Every OSPF router sends this LSA, which defines the state and cost of the routers' links to the area. All the routers linked to a single area must be described in a single LSA the router LSA is flooded throughout only a single area. Examine the sample network shown in Figure 9-8. Figure 9-8. Sample Network Used to Explain Different LSA Types Figure 9-8. Sample Network Used to Explain Different LSA Types R1 and R2 are area routers connected to a single area only. They have connections to the...

The Three ISPs Exchange Specific Routes

The routes of 198.10.1.0 24, 198.10.2.0 24, and 198.10.3.0 24 are advertised to ISP1 and ISP2. ISP3 is sending only the 198.10.0.0 16 route to the Internet, so it would have to leak the three specific routes to ISP1 and ISP2. ISP3 would have to send the specific routes with the community of no-export and community number. Next, both ISP1 and ISP2 would decrease the local preference of the routes learned from Alpha.com. This way, routes leaked from ISP3 would not be advertised by ISP1 and ISP2...

The World Wide

In 1991, WAIS, Gopher, and the World Wide Web were released as a means to seek out and follow information on the Internet in a far more intuitive and accessible way than the previous directory searchArchie tools. The evolution of the World Wide Web and the emergence of the Web browser as the dominant Internet application increased the overall attraction and accessibility of the Internet to the public. In addition, it induced rapid growth in traffic levels that continue to be a challenge to...

Tip

One of the key points regarding ODR is its scalability. ODR is not a routing protocol, so the risk of committing mistakes is greatly reduced. In addition, you cannot redistribute routes into ODR. It is used only to receive spoke prefixes. Present ODR setup requires a default static route to be defined at the spoke site, which causes an issue of convergence. If the Frame Relay PVC goes down, the remote site must be informed and the static default route should be removed from the routing table if...

Using Distribute List in RIPV2

Route Redistribution Loop Figure 7-8. Route Redistribution Loop In Figure 7-8, Router A is connected to an Enhanced IGRP domain and a RIP domain. Router A learns 131.108.10.0 24 via an Enhanced IGRP external route, so the administrative distance in this case is 170. Then, router A advertises this route via Enhanced IGRP to router B. Router B is running RIP on its serial 0 and serial 1 interface. Router B sends this external route into RIP domain from the Enhanced IGRP domain. The...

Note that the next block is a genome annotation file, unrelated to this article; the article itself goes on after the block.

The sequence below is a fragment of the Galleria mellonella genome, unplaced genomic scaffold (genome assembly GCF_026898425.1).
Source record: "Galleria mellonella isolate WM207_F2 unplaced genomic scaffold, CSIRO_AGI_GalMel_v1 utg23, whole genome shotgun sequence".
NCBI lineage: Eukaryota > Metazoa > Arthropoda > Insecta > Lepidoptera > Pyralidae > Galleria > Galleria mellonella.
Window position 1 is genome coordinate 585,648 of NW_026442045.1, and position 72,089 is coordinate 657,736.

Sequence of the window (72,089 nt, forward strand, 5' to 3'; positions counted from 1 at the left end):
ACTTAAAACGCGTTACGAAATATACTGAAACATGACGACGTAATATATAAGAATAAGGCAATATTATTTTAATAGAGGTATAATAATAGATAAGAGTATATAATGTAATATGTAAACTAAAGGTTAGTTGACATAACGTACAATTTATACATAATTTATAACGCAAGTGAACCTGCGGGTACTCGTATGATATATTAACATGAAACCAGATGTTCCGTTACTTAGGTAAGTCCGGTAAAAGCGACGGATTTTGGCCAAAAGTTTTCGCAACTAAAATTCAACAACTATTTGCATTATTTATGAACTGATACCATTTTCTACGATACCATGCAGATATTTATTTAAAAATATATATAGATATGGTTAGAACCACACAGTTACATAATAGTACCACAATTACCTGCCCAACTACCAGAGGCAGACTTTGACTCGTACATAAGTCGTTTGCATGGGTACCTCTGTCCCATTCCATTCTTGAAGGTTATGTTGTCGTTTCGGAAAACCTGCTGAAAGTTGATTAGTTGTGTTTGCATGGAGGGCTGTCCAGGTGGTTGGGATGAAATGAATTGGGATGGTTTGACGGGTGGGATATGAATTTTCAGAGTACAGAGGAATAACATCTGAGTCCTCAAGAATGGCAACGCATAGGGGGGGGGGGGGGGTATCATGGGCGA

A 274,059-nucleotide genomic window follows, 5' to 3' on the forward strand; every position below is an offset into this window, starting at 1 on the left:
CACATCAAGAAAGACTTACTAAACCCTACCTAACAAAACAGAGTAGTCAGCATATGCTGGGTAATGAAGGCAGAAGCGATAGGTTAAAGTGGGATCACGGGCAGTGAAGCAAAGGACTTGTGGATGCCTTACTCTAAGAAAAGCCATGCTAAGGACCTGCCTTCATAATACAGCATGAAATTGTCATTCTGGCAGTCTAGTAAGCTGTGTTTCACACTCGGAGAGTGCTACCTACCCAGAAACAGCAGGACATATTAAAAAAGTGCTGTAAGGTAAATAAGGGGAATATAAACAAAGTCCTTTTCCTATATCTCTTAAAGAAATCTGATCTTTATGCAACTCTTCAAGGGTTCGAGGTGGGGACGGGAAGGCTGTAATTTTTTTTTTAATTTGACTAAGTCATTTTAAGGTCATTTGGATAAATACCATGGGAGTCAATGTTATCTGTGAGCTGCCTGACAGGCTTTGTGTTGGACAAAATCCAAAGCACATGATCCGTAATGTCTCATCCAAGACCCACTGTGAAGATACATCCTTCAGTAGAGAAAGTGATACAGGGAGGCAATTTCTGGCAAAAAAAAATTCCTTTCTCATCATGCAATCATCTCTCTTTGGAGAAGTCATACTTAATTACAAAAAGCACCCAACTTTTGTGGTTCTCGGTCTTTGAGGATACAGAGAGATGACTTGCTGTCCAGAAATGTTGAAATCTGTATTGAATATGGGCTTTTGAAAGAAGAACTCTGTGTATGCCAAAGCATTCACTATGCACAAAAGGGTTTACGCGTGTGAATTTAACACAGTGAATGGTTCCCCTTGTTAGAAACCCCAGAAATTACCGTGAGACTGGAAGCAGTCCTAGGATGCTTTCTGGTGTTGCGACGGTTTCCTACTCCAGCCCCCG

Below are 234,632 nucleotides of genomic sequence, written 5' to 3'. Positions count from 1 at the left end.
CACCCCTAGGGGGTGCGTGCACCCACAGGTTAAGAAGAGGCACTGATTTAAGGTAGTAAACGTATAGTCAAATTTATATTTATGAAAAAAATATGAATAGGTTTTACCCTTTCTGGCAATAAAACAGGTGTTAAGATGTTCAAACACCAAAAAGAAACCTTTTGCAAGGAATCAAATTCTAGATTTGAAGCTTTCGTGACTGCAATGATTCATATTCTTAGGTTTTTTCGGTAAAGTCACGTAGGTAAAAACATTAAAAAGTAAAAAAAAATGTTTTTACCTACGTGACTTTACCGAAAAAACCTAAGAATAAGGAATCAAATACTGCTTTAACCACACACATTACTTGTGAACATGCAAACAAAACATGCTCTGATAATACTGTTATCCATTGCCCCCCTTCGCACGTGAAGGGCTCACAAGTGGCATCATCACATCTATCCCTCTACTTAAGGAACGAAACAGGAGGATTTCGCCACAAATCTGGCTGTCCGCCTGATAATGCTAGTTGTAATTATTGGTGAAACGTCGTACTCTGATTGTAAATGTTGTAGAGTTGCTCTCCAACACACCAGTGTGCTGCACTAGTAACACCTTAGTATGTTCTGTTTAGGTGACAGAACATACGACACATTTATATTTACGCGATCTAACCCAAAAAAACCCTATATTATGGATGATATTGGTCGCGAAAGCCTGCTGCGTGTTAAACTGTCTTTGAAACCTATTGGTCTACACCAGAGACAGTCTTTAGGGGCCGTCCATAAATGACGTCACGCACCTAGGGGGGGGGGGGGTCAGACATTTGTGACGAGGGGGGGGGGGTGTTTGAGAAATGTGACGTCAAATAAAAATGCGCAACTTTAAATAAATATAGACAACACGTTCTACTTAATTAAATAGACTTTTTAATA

Using Virtual Profiles

These problems can be solved with a feature in version 11.3 called virtual profiles. Virtual profiles are based upon dialer profiles, so there is the abstraction of the network-layer interface from the physical ISDN circuit. However, virtual profiles expand upon dialer profiles by allowing dynamic interface configuration when an inbound call is made. The interface configuration is stored on a central server (in this case, a AAA server supporting either the TACACS+ or RADIUS protocol) and...

Weighted Fair Queuing

WFQ is applied by default to all lines at E1 speeds (2 megabits per second) and below, provided that they are not using LAPB or PPP compression. When WFQ is enabled, low-volume flows such as Telnet or text-only Web traffic, which usually constitute the majority, are given higher priority on the link. High-volume flows such as FTP or multimedia Web content, which are generally fewer, share the remaining bandwidth on an FIFO basis and absorb the latency penalty. Figure 14-5 summarizes the...

Weighted Random Early Detection

The queuing algorithms discussed so far are concerned with determining the behavior of the router in the presence of congestion. In other words, they are congestion-management algorithms. Each algorithm results in packet drops from the tail of a queue in the event of congestion. As you have already seen, this can result in TCP flow synchronization, associated oscillatory congestion, and poor use of network bandwidth. Moreover, in some cases, multiple packets from a single TCP session tend to...

Figure 128 Typical ISP Setup with Static and BGP Customers

Figure 12-8 shows that the static customers are connected to the distribution routers or access routers. The distribution routers will always run BGP and, most of the time, will have BGP customers connected to them. In some cases, ISPs do not run BGP on the access routers if they have only static customers connected to them. Figure 12-8 shows that the static customers are connected to the distribution routers or access routers. The distribution routers will always run BGP and, most of the time,...

BGP Configuration Issues